The Peasant and the Devil
The Peasant and the Devil (German: Der Bauer und der Teufel) is a German fairy tale collected by the Brothers Grimm, tale number 189. It is Aarne-Thompson type 1030, man and ogre share the harvest.
A peasant found a devil in his fields, sitting on a fire. He guessed he was sitting on treasure, and the devil offered it if for two years, half of the crop was his. The peasant agreed, and said that to prevent disputes, the half above the ground was the devil's, and the half below the peasant's. When the devil agreed, the peasant planted turnips.
When harvest time came, the devil saw his leaves and the peasant's turnips, and said they must do it the other way round the next year. The peasant agreed and planted wheat. At harvest, the devil found he got nothing but stubble.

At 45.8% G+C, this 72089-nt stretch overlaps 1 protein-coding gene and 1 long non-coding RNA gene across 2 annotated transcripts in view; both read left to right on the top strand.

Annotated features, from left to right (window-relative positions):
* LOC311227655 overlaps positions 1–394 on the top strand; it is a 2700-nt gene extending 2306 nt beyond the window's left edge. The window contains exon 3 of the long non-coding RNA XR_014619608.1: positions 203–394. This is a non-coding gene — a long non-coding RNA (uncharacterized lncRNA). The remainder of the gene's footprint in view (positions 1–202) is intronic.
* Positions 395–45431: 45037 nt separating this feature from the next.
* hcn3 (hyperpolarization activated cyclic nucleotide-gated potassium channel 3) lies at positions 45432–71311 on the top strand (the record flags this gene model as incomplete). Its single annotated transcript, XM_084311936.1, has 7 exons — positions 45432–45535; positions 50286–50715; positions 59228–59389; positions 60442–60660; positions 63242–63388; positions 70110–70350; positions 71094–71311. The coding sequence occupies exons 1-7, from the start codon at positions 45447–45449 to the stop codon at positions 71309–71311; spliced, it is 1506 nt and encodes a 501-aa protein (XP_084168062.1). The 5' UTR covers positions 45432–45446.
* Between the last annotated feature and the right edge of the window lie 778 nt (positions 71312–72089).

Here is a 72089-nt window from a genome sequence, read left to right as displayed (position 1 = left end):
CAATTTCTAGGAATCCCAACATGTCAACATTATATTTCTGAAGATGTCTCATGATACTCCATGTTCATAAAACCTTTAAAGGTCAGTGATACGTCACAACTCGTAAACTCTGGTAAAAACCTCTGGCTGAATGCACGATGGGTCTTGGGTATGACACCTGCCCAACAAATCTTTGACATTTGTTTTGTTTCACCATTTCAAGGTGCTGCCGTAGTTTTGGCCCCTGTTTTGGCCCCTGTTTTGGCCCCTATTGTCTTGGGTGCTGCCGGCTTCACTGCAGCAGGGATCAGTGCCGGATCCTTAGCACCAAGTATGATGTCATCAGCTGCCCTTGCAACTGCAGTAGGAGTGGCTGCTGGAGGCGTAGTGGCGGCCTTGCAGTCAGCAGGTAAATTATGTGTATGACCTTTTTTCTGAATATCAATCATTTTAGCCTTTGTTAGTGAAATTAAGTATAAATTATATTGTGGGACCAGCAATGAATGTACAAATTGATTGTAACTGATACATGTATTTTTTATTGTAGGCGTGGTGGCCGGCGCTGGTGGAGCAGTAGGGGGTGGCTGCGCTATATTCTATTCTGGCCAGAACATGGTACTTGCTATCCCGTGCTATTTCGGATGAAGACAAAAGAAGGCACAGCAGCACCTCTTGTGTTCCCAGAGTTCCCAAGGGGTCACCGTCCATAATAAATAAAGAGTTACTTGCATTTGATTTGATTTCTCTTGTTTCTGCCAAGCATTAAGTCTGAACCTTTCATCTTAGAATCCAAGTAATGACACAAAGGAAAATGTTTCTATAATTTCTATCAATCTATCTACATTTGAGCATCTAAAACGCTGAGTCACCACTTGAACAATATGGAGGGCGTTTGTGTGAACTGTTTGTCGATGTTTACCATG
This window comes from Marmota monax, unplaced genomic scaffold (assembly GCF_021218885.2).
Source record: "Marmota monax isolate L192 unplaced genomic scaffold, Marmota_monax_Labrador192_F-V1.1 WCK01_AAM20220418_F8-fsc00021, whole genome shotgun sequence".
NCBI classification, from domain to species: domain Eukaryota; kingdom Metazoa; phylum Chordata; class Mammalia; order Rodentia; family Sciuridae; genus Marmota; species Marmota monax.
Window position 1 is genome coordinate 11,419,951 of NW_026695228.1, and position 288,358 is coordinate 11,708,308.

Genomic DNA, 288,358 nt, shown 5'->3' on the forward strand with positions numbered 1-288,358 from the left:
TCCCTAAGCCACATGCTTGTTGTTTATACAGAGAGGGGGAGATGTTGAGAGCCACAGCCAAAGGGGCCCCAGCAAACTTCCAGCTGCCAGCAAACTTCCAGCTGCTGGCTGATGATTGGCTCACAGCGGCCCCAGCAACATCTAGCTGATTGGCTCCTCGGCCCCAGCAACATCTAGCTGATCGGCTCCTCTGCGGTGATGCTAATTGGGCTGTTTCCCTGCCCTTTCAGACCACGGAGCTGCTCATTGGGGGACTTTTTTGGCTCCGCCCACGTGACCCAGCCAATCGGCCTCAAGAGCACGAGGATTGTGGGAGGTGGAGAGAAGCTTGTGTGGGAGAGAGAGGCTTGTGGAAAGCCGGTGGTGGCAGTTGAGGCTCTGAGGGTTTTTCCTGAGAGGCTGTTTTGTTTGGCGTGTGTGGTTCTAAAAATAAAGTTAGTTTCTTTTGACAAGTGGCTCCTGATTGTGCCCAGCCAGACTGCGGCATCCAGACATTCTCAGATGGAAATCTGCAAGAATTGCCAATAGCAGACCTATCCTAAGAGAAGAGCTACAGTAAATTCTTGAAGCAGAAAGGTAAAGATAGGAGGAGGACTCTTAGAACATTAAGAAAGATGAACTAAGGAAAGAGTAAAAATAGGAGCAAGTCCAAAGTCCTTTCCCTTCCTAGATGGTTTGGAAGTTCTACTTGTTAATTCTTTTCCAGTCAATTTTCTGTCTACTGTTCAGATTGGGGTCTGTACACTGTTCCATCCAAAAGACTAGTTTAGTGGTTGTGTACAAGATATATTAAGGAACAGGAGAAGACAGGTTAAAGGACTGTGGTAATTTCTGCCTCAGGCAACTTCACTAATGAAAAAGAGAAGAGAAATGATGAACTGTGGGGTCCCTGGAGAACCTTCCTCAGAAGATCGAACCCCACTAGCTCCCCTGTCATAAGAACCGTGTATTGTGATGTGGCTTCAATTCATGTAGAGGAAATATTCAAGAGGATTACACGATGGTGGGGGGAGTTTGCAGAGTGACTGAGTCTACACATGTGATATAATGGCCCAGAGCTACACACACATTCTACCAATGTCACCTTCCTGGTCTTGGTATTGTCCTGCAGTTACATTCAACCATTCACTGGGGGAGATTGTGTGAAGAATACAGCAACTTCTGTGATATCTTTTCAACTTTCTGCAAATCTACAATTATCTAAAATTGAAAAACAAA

He went into the earth in a fury, and the peasant took the treasure.
- Jacob and Wilheim Grimm, Household Tales, "The Peasant and the Devil"
- D.L. Ashliman, "The Grimm Brothers' Children's and Household Tales (Grimms' Fairy Tales)"